Alexis on classification

Larry Trask larryt at
Sun Jan 25 22:04:51 UTC 1998

----------------------------Original message----------------------------
Alexis writes:
> There is in my view a subtle fallacy here (and also I think in
> Scott Delancey's reply to my posting).  It is true that if someone's
> arguments/data are exploded, they have no case left for their theory.
> But this does not justify concluding that there IS no "discoverable"
> case for the same theory.
And I have not said so.  I have only said that prolonged failure to
make a persuasive case leads to a more than reasonable conclusion that
there is probably no case to be made.
> For example, I showed that Sapir did not
> so much have bad arguments as had no arguments at all for relating the
> "Coahuiltecan" languages to each other, only for relating one of them
> (Tonkawa) to Hokan (I am oversimplifying slightly).  But there is
> lots of other evidence for relating some of tehse languages (esp.
> what I call the Pakawan group) to each other.
I think one might reasonably ask why Sapir thought it was worth while
putting forward a proposal on the basis of no evudence at all.  Even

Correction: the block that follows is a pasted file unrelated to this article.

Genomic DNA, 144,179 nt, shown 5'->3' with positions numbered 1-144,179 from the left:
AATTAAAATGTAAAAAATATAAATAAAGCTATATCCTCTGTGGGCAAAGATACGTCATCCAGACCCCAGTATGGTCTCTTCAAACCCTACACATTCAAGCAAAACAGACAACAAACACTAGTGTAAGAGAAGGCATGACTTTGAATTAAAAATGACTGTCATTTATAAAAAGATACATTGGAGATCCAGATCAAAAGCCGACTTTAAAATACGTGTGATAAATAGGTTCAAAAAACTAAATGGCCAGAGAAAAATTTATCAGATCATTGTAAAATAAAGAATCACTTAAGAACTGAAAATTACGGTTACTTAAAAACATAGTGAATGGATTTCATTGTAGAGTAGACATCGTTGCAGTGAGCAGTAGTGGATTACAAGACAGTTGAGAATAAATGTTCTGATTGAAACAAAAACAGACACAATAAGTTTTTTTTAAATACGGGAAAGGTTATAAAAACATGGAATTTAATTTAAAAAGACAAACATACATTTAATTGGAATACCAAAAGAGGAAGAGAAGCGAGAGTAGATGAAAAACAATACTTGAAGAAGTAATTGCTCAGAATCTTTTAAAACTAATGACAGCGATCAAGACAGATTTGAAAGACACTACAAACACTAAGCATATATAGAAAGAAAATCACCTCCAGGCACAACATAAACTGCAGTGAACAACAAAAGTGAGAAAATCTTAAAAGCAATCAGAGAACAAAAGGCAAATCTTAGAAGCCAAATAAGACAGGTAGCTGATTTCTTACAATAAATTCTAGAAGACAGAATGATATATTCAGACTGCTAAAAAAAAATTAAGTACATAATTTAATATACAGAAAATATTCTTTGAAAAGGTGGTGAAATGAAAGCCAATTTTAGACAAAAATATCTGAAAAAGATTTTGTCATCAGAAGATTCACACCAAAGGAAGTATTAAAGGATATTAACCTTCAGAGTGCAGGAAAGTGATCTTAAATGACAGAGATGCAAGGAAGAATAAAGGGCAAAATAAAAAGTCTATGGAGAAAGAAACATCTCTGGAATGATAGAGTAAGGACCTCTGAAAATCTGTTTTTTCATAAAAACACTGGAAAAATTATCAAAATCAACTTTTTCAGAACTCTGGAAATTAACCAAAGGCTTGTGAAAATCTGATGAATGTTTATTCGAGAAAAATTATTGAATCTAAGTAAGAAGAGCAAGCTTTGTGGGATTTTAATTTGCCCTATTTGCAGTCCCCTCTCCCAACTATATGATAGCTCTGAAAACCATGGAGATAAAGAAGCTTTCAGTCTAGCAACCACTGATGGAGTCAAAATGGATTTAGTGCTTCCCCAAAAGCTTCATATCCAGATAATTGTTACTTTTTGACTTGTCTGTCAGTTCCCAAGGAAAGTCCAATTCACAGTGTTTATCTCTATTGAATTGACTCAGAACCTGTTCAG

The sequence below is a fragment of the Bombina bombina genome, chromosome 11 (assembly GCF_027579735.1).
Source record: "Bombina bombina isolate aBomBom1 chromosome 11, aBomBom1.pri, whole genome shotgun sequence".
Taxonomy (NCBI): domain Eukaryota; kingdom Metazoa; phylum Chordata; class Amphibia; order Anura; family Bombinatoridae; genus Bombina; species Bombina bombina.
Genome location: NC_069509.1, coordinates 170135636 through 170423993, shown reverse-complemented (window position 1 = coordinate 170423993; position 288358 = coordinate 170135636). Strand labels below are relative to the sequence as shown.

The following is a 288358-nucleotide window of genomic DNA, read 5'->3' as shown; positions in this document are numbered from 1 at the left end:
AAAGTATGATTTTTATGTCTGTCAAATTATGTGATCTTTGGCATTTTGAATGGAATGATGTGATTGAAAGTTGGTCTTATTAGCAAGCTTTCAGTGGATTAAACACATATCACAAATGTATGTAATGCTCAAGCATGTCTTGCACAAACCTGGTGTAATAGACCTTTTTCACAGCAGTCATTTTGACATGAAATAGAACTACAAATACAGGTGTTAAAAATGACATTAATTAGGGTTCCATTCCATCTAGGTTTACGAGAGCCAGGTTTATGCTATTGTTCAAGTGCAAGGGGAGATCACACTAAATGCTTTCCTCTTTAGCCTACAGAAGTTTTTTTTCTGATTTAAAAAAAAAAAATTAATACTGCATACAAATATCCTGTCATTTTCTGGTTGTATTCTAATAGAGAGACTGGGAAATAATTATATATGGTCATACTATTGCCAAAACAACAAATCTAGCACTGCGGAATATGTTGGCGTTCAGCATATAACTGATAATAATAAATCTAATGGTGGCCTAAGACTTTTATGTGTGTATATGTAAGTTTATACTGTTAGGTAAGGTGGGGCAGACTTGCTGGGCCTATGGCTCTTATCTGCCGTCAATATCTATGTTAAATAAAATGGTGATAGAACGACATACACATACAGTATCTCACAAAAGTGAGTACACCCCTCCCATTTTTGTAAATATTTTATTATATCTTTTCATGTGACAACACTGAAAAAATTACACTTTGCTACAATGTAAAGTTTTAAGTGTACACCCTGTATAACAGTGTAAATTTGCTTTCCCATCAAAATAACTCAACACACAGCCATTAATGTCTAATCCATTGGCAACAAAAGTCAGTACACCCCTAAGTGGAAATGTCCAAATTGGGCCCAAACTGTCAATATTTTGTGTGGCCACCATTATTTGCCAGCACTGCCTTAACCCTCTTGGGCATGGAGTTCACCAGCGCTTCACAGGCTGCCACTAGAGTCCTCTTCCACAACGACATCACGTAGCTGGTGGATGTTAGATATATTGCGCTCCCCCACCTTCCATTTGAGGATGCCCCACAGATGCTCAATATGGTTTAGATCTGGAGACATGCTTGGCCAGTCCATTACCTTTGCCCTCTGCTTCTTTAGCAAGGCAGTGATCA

if someone else later presents evidence for the same proposal, I think
Sapir can be credited with no more than a lucky guess, or at best
perhaps a sixth sense, if you believe in such stuff.  Credit should go
only to the person who comes up with real evidence.
I call this the "Democritus fallacy".  A number of ancient Greek
philosophers speculated wildly about the nature of the world, all of
them on the basis of no evidence at all.  Most of their speculations
are dismissed today as empty and worthless.  However, quite by chance,
Democritus's speculation turned out to look something like the atomic
theory settled on by chemists over 2000 years later, on the basis of
evidence.  Consequently, chemistry textbooks often give Democritus
credit for being the founder of the atomic theory.  But this is
absurd: Democritus had no more basis for his speculations than any
other Greek; he just got lucky.
The first person to predict that the surface of Venus would prove to
be exceedingly hot was the crackpot Velikovsky.  But he made his guess
on the basis of mad ideas of his own and no evidence -- hence he does
*not* get credit for a prediction that has proved to be true.
> I dont know how many
> of you have read my work (in Anthro Lg) or agree with it, but that
> is not germane to the point at issue here, namely, that even the
> complete failure of someone's arguments for a given lg family
> only means that THAT case has failed.
Agreed, but surely there must come a time...
Larry Trask
University of Sussex
Brighton BN1 9QH
larryt at

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